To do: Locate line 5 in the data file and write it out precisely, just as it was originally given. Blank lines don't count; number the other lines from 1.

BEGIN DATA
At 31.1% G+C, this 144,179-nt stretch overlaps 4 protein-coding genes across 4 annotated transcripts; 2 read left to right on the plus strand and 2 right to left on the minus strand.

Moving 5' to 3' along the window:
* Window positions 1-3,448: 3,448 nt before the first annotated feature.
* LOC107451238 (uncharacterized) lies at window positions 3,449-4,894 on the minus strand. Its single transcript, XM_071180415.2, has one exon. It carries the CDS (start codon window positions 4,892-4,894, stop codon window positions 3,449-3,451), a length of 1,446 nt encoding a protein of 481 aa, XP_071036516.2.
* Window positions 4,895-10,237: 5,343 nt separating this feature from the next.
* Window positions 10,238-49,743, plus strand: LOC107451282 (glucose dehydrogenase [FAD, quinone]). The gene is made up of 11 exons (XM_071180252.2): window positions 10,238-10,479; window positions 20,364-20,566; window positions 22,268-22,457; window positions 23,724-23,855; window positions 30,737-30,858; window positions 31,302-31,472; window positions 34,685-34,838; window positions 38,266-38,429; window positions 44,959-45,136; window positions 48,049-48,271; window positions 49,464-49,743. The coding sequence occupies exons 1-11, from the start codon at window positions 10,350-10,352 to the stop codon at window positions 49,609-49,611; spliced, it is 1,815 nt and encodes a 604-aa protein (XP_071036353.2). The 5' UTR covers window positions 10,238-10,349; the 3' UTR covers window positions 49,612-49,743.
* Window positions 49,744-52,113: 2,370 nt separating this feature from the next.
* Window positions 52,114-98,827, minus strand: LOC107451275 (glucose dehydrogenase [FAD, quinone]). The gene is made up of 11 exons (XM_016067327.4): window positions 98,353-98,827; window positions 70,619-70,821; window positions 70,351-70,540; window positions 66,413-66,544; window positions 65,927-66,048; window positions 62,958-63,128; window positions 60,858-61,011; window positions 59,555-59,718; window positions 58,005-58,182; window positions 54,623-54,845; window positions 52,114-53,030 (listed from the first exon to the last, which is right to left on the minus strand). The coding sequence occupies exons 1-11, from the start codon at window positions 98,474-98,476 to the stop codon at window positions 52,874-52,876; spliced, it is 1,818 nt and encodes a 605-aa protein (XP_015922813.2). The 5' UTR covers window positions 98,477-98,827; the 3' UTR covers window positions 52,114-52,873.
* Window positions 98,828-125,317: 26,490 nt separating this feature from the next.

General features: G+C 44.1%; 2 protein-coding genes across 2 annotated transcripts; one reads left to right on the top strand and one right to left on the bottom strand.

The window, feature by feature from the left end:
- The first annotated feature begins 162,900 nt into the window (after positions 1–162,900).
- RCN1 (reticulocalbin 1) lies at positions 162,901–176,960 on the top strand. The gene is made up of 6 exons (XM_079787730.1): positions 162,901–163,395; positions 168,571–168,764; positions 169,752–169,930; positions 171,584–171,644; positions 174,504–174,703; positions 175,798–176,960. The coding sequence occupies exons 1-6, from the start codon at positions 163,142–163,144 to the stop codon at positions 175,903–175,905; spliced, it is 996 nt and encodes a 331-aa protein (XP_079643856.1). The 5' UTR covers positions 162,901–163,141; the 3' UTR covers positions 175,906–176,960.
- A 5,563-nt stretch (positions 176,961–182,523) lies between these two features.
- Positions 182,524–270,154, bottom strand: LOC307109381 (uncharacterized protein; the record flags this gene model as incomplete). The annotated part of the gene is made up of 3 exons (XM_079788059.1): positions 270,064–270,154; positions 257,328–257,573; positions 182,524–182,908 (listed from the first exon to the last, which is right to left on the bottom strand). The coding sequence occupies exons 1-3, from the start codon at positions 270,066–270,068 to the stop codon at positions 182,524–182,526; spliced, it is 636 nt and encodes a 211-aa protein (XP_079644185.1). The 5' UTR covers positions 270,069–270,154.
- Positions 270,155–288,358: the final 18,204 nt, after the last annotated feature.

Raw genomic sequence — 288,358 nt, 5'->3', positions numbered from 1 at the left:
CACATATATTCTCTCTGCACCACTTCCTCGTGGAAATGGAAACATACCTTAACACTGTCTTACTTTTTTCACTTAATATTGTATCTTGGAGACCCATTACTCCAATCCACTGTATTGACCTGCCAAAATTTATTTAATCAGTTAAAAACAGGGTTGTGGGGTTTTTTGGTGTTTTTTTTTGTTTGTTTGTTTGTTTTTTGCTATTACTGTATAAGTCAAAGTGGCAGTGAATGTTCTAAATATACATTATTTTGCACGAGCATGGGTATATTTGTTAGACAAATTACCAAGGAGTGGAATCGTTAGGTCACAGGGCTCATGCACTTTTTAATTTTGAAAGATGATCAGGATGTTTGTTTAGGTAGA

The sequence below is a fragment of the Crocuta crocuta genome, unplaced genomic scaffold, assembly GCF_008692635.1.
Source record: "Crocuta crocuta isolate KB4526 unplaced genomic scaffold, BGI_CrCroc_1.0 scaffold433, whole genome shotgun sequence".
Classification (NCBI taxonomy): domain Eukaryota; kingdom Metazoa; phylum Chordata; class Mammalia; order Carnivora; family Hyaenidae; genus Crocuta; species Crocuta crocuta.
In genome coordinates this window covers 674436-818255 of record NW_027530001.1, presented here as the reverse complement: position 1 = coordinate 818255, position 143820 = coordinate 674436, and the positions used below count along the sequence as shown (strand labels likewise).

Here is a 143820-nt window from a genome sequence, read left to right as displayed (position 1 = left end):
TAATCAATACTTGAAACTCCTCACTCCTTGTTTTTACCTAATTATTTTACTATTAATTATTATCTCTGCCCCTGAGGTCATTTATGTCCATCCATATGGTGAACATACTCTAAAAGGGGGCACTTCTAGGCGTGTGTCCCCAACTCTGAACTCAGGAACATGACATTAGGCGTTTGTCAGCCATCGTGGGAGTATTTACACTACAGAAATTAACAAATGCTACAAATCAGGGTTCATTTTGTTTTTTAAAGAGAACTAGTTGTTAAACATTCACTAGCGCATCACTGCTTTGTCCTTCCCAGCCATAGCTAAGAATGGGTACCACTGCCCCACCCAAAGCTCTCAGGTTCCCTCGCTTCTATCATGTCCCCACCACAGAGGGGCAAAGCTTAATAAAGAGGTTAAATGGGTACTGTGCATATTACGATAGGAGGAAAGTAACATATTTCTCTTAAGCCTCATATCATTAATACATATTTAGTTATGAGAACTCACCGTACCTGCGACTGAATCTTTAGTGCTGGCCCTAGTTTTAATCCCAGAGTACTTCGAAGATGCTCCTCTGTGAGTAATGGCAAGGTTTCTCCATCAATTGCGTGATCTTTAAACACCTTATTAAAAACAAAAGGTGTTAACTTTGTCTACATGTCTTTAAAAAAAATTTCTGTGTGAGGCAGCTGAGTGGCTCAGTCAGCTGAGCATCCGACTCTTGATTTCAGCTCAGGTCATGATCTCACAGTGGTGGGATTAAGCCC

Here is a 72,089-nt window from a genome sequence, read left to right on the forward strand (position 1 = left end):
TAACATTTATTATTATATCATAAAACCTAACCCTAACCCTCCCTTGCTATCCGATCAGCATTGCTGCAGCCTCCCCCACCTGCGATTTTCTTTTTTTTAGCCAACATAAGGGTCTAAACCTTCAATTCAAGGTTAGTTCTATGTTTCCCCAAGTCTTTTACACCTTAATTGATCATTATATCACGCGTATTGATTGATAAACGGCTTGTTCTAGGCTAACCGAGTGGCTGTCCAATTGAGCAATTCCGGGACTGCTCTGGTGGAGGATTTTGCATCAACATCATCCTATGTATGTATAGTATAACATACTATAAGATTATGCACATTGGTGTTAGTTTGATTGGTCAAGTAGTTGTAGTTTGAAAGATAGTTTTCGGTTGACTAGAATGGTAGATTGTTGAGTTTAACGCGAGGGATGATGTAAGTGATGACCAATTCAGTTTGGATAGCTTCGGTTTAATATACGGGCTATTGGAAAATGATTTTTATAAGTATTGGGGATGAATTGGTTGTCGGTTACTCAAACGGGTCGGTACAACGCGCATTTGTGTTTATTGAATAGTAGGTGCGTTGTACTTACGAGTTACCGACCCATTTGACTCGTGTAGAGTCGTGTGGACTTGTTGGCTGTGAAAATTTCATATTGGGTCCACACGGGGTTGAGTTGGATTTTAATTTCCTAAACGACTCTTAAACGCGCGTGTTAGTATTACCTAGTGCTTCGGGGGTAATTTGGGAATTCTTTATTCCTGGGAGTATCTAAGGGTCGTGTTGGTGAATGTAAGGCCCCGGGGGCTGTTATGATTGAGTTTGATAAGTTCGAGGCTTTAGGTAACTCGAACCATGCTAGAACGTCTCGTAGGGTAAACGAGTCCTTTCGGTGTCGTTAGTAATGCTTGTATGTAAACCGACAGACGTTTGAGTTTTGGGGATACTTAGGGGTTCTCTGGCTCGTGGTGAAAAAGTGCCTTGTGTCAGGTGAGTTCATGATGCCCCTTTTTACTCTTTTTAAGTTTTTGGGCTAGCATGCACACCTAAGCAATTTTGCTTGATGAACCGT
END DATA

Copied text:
* Window positions 4,895-10,237: 5,343 nt separating this feature from the next.